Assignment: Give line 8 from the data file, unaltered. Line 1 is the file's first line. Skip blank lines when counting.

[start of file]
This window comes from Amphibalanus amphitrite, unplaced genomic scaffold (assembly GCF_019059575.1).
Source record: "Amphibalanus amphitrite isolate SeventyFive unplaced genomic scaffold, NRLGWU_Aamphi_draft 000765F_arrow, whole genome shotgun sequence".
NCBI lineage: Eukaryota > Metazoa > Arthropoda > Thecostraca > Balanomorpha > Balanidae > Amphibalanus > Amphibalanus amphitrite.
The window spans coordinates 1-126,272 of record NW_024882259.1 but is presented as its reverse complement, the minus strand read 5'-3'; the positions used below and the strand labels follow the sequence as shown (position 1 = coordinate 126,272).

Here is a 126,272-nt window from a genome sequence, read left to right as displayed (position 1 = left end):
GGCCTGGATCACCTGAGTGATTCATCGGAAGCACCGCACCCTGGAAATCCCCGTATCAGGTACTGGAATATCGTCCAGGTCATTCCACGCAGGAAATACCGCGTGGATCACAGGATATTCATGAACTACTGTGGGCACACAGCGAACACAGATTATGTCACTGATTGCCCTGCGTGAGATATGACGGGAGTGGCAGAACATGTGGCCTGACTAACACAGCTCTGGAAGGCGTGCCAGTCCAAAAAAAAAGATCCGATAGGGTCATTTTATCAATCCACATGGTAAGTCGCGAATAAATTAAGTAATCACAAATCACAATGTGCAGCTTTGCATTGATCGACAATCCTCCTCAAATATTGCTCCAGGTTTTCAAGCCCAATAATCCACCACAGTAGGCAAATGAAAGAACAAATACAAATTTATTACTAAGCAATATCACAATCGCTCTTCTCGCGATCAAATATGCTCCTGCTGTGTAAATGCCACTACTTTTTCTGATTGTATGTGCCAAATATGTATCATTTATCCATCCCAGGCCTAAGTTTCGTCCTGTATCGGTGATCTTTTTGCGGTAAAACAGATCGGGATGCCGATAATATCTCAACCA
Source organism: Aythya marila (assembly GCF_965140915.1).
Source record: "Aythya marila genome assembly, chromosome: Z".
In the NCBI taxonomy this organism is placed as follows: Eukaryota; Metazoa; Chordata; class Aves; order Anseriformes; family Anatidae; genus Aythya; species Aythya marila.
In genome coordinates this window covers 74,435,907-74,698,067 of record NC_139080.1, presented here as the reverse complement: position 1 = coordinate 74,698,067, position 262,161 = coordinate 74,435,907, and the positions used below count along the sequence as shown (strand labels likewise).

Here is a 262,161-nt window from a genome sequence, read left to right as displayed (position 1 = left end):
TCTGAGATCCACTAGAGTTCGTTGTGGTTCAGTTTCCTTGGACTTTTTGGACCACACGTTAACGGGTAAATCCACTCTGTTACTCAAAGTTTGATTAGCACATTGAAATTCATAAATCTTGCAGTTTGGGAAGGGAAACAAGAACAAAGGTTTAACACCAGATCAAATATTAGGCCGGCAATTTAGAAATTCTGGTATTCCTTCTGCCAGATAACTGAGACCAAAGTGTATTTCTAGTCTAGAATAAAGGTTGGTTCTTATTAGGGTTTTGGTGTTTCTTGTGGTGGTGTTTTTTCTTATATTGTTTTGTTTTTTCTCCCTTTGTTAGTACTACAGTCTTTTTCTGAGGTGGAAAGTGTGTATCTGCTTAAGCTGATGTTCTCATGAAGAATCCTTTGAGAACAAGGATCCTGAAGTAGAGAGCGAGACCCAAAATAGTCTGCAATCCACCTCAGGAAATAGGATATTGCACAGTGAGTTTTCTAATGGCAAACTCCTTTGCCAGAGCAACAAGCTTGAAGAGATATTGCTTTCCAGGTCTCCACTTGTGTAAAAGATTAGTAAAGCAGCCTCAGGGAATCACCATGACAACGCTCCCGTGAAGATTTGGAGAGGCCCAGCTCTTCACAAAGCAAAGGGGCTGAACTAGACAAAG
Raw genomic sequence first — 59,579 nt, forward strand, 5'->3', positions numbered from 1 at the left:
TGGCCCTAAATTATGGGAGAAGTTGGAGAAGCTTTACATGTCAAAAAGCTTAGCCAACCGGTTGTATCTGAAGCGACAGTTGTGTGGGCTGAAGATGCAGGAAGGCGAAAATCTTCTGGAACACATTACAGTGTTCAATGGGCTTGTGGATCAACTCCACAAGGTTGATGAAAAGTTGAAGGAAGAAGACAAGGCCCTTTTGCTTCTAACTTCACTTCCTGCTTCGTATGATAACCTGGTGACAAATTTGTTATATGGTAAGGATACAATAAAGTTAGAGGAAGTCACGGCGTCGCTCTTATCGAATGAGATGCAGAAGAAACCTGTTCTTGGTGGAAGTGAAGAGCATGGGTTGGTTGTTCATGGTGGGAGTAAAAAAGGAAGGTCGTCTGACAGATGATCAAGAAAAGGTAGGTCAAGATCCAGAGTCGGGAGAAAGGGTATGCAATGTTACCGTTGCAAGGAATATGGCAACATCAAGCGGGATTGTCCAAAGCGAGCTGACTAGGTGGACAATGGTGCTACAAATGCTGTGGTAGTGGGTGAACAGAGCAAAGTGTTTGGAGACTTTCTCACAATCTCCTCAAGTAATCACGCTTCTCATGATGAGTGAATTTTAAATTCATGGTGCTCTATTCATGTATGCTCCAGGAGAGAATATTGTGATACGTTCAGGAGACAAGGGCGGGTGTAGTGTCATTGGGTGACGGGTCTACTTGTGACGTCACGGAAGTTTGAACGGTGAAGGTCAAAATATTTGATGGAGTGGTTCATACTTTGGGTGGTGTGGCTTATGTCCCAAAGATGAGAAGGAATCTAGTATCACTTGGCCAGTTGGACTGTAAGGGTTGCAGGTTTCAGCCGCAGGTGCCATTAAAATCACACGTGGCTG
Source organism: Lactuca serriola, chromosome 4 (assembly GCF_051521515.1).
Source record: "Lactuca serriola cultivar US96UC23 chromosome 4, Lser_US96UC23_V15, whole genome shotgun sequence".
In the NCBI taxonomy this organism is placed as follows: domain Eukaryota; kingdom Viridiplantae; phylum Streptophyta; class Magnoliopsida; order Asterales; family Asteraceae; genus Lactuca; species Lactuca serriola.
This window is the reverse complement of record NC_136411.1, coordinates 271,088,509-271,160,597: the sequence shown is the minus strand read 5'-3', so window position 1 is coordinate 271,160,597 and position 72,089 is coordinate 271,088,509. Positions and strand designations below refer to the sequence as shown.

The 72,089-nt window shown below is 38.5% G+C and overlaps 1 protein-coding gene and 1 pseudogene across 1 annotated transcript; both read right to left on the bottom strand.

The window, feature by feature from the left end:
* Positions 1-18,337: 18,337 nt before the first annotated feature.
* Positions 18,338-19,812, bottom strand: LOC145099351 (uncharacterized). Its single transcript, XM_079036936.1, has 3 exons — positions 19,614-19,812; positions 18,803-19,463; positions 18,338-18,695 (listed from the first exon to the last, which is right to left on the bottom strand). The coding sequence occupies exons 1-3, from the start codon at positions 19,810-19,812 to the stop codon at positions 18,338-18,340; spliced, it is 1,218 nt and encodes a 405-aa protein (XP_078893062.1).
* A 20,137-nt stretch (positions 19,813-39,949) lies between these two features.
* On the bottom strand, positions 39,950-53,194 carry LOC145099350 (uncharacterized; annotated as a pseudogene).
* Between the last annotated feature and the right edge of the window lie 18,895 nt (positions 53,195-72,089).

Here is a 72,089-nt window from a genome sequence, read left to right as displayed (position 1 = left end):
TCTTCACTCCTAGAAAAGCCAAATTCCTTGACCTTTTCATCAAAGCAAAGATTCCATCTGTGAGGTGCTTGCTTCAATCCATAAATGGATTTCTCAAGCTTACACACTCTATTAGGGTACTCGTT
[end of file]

Source record: "Aythya marila genome assembly, chromosome: Z".